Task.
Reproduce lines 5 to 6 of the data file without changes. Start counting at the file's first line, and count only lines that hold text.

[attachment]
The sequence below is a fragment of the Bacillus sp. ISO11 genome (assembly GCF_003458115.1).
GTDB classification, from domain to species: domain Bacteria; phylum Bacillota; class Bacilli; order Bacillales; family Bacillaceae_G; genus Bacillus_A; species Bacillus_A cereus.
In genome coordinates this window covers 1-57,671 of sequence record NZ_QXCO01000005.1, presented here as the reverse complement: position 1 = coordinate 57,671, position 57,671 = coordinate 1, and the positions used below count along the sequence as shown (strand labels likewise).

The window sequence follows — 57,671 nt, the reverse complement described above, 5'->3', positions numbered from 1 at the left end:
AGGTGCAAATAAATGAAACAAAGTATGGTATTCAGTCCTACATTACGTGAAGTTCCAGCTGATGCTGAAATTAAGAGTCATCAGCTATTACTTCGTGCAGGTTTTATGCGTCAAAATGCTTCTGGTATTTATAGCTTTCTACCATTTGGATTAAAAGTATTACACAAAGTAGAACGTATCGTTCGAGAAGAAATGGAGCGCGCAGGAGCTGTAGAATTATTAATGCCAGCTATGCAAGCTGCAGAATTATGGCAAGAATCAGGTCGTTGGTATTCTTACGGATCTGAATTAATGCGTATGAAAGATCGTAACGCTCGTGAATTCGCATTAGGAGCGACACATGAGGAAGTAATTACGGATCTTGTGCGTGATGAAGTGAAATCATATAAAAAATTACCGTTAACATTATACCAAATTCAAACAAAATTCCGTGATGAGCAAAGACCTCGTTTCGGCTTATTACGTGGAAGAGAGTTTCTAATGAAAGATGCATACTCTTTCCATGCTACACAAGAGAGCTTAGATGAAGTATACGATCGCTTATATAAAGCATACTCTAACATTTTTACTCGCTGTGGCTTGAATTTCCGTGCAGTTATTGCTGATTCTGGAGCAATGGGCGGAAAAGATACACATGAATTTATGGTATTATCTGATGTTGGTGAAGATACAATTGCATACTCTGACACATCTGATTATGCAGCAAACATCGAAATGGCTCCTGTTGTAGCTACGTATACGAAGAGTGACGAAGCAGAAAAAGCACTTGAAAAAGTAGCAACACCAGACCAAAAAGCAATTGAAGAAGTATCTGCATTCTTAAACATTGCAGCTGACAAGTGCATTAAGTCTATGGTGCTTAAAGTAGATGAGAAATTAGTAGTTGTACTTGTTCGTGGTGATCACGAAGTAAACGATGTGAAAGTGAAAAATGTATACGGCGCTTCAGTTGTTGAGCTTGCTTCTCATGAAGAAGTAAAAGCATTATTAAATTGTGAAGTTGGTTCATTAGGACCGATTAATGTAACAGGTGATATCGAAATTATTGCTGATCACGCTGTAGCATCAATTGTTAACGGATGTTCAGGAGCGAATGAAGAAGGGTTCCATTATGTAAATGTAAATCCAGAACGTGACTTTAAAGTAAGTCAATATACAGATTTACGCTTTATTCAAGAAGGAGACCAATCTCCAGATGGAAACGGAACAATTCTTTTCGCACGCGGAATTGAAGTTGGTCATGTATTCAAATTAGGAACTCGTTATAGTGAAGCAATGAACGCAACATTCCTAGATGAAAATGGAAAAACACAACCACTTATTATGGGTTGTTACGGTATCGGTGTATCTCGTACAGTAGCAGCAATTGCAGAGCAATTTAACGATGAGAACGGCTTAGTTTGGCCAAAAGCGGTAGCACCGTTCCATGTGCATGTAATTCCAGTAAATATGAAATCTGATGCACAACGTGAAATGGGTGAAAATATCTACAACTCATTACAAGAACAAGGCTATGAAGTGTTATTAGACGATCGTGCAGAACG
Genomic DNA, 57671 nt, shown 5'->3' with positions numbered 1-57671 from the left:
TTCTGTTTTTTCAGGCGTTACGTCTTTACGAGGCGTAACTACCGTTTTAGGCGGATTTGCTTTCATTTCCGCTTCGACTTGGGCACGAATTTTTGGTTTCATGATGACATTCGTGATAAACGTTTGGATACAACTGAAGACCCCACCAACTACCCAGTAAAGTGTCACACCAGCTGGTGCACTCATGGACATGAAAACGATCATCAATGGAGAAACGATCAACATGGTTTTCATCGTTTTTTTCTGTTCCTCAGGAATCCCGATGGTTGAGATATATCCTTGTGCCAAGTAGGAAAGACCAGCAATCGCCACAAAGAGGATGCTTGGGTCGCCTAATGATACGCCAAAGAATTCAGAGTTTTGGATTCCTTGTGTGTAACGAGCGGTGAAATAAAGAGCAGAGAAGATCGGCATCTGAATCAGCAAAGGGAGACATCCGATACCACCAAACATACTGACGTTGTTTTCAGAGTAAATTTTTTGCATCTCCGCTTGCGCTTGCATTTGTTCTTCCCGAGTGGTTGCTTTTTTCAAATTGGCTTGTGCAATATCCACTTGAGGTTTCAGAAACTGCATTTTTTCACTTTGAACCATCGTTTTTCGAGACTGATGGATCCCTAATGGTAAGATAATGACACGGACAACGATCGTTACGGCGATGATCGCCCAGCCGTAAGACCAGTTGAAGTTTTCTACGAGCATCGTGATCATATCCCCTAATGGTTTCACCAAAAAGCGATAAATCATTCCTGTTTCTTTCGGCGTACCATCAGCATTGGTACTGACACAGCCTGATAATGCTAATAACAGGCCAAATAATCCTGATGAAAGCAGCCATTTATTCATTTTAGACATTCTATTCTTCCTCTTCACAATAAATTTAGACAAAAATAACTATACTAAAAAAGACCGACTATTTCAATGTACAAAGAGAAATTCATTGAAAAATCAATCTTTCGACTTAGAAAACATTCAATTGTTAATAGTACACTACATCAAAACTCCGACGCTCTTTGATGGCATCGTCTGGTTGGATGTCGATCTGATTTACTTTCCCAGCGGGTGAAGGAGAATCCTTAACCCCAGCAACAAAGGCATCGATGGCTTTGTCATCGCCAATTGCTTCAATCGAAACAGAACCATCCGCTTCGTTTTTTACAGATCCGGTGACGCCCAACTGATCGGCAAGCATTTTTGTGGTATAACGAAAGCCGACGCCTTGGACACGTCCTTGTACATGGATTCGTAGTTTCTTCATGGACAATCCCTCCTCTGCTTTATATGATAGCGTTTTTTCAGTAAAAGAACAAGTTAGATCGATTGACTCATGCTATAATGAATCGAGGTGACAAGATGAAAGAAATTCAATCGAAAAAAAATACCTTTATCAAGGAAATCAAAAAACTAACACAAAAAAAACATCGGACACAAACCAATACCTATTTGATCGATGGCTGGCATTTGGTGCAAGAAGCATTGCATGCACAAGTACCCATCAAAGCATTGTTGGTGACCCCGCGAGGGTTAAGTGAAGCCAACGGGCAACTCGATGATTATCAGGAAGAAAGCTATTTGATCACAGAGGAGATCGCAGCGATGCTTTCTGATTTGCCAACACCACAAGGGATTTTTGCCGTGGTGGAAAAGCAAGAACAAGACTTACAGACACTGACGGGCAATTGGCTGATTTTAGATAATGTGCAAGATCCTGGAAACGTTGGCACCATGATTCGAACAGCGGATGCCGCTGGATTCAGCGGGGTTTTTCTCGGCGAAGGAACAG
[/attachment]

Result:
AGGTGCAAATAAATGAAACAAAGTATGGTATTCAGTCCTACATTACGTGAAGTTCCAGCTGATGCTGAAATTAAGAGTCATCAGCTATTACTTCGTGCAGGTTTTATGCGTCAAAATGCTTCTGGTATTTATAGCTTTCTACCATTTGGATTAAAAGTATTACACAAAGTAGAACGTATCGTTCGAGAAGAAATGGAGCGCGCAGGAGCTGTAGAATTATTAATGCCAGCTATGCAAGCTGCAGAATTATGGCAAGAATCAGGTCGTTGGTATTCTTACGGATCTGAATTAATGCGTATGAAAGATCGTAACGCTCGTGAATTCGCATTAGGAGCGACACATGAGGAAGTAATTACGGATCTTGTGCGTGATGAAGTGAAATCATATAAAAAATTACCGTTAACATTATACCAAATTCAAACAAAATTCCGTGATGAGCAAAGACCTCGTTTCGGCTTATTACGTGGAAGAGAGTTTCTAATGAAAGATGCATACTCTTTCCATGCTACACAAGAGAGCTTAGATGAAGTATACGATCGCTTATATAAAGCATACTCTAACATTTTTACTCGCTGTGGCTTGAATTTCCGTGCAGTTATTGCTGATTCTGGAGCAATGGGCGGAAAAGATACACATGAATTTATGGTATTATCTGATGTTGGTGAAGATACAATTGCATACTCTGACACATCTGATTATGCAGCAAACATCGAAATGGCTCCTGTTGTAGCTACGTATACGAAGAGTGACGAAGCAGAAAAAGCACTTGAAAAAGTAGCAACACCAGACCAAAAAGCAATTGAAGAAGTATCTGCATTCTTAAACATTGCAGCTGACAAGTGCATTAAGTCTATGGTGCTTAAAGTAGATGAGAAATTAGTAGTTGTACTTGTTCGTGGTGATCACGAAGTAAACGATGTGAAAGTGAAAAATGTATACGGCGCTTCAGTTGTTGAGCTTGCTTCTCATGAAGAAGTAAAAGCATTATTAAATTGTGAAGTTGGTTCATTAGGACCGATTAATGTAACAGGTGATATCGAAATTATTGCTGATCACGCTGTAGCATCAATTGTTAACGGATGTTCAGGAGCGAATGAAGAAGGGTTCCATTATGTAAATGTAAATCCAGAACGTGACTTTAAAGTAAGTCAATATACAGATTTACGCTTTATTCAAGAAGGAGACCAATCTCCAGATGGAAACGGAACAATTCTTTTCGCACGCGGAATTGAAGTTGGTCATGTATTCAAATTAGGAACTCGTTATAGTGAAGCAATGAACGCAACATTCCTAGATGAAAATGGAAAAACACAACCACTTATTATGGGTTGTTACGGTATCGGTGTATCTCGTACAGTAGCAGCAATTGCAGAGCAATTTAACGATGAGAACGGCTTAGTTTGGCCAAAAGCGGTAGCACCGTTCCATGTGCATGTAATTCCAGTAAATATGAAATCTGATGCACAACGTGAAATGGGTGAAAATATCTACAACTCATTACAAGAACAAGGCTATGAAGTGTTATTAGACGATCGTGCAGAACG
Genomic DNA, 57671 nt, shown 5'->3' with positions numbered 1-57671 from the left: